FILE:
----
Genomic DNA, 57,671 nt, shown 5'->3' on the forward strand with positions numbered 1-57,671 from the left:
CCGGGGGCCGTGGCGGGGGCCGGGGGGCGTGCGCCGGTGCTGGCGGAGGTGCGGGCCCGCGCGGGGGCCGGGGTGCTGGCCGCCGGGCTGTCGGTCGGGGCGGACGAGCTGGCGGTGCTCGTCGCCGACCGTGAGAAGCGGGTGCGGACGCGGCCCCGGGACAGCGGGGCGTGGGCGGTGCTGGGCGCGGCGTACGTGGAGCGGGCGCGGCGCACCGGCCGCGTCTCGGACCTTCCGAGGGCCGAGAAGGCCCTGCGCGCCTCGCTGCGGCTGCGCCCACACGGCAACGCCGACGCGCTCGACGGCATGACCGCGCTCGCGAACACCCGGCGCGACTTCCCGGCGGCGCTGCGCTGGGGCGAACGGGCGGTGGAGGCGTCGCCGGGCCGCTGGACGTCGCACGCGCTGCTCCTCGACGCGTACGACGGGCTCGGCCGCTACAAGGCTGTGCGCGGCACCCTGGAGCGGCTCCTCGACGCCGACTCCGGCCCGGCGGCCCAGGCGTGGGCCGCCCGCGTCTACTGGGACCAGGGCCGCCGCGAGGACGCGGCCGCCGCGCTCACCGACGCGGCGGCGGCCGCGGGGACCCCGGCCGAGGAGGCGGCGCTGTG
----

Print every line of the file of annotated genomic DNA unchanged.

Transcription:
Genomic DNA, 57,671 nt, shown 5'->3' on the forward strand with positions numbered 1-57,671 from the left:
CCGGGGGCCGTGGCGGGGGCCGGGGGGCGTGCGCCGGTGCTGGCGGAGGTGCGGGCCCGCGCGGGGGCCGGGGTGCTGGCCGCCGGGCTGTCGGTCGGGGCGGACGAGCTGGCGGTGCTCGTCGCCGACCGTGAGAAGCGGGTGCGGACGCGGCCCCGGGACAGCGGGGCGTGGGCGGTGCTGGGCGCGGCGTACGTGGAGCGGGCGCGGCGCACCGGCCGCGTCTCGGACCTTCCGAGGGCCGAGAAGGCCCTGCGCGCCTCGCTGCGGCTGCGCCCACACGGCAACGCCGACGCGCTCGACGGCATGACCGCGCTCGCGAACACCCGGCGCGACTTCCCGGCGGCGCTGCGCTGGGGCGAACGGGCGGTGGAGGCGTCGCCGGGCCGCTGGACGTCGCACGCGCTGCTCCTCGACGCGTACGACGGGCTCGGCCGCTACAAGGCTGTGCGCGGCACCCTGGAGCGGCTCCTCGACGCCGACTCCGGCCCGGCGGCCCAGGCGTGGGCCGCCCGCGTCTACTGGGACCAGGGCCGCCGCGAGGACGCGGCCGCCGCGCTCACCGACGCGGCGGCGGCCGCGGGGACCCCGGCCGAGGAGGCGGCGCTGTG